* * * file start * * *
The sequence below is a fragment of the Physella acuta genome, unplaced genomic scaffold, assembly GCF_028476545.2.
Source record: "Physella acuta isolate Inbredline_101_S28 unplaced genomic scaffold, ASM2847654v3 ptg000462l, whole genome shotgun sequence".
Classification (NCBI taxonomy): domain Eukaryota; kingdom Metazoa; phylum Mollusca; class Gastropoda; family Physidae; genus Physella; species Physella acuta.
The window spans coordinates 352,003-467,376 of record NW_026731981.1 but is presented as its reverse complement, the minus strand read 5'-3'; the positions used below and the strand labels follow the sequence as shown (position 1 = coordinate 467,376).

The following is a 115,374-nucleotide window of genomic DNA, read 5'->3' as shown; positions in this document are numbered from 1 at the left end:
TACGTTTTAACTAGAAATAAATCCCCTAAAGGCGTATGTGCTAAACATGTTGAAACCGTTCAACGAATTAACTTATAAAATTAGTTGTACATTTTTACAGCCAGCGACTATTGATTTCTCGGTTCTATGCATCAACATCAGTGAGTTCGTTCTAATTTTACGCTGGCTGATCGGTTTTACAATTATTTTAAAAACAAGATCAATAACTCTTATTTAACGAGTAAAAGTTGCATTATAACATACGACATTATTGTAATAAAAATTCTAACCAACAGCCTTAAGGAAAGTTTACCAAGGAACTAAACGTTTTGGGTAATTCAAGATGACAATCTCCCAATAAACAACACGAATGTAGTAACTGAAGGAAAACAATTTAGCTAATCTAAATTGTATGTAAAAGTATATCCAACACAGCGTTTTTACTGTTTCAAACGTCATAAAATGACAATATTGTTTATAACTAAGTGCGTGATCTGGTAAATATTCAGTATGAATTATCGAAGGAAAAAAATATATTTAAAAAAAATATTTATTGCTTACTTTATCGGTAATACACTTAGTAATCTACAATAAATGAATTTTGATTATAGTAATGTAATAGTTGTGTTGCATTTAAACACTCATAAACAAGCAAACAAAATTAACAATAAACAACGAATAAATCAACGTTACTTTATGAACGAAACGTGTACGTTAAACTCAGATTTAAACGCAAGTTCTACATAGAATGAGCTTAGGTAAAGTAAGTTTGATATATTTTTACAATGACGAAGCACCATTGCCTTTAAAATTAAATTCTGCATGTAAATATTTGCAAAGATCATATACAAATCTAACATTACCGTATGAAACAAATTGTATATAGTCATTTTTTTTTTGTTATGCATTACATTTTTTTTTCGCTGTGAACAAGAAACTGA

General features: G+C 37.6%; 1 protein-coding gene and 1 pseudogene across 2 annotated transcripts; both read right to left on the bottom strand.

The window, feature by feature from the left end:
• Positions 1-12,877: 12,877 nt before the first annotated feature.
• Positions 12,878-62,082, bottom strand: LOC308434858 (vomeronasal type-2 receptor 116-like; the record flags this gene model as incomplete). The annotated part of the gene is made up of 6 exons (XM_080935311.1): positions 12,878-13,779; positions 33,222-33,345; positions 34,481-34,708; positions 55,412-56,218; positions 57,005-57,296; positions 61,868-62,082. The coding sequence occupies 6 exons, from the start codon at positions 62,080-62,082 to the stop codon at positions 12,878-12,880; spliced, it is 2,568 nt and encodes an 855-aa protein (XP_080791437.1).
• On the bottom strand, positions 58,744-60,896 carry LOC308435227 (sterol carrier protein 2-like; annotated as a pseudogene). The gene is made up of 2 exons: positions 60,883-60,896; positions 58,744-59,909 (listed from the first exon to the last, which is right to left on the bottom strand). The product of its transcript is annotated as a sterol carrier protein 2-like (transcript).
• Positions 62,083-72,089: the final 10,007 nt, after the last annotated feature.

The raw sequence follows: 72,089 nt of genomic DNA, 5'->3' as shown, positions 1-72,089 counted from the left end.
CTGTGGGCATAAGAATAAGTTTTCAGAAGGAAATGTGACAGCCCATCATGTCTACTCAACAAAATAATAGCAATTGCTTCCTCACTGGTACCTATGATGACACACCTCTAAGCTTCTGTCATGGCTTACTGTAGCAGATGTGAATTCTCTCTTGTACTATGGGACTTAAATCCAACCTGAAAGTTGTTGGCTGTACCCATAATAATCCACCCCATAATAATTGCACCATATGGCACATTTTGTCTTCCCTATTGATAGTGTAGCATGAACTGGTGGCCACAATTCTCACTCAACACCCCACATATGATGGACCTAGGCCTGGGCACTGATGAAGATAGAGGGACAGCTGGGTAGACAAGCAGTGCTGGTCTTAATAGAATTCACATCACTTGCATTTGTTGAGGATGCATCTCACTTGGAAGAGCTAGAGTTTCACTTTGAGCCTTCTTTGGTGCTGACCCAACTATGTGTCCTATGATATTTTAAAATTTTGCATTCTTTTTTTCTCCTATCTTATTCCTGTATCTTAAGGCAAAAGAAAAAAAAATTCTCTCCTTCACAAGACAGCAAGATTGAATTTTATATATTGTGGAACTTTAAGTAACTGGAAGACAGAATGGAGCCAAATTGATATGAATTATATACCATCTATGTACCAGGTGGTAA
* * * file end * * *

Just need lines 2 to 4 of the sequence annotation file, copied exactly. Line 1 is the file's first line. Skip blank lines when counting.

Source record: "Physella acuta isolate Inbredline_101_S28 unplaced genomic scaffold, ASM2847654v3 ptg000462l, whole genome shotgun sequence".
Classification (NCBI taxonomy): domain Eukaryota; kingdom Metazoa; phylum Mollusca; class Gastropoda; family Physidae; genus Physella; species Physella acuta.
The window spans coordinates 352,003-467,376 of record NW_026731981.1 but is presented as its reverse complement, the minus strand read 5'-3'; the positions used below and the strand labels follow the sequence as shown (position 1 = coordinate 467,376).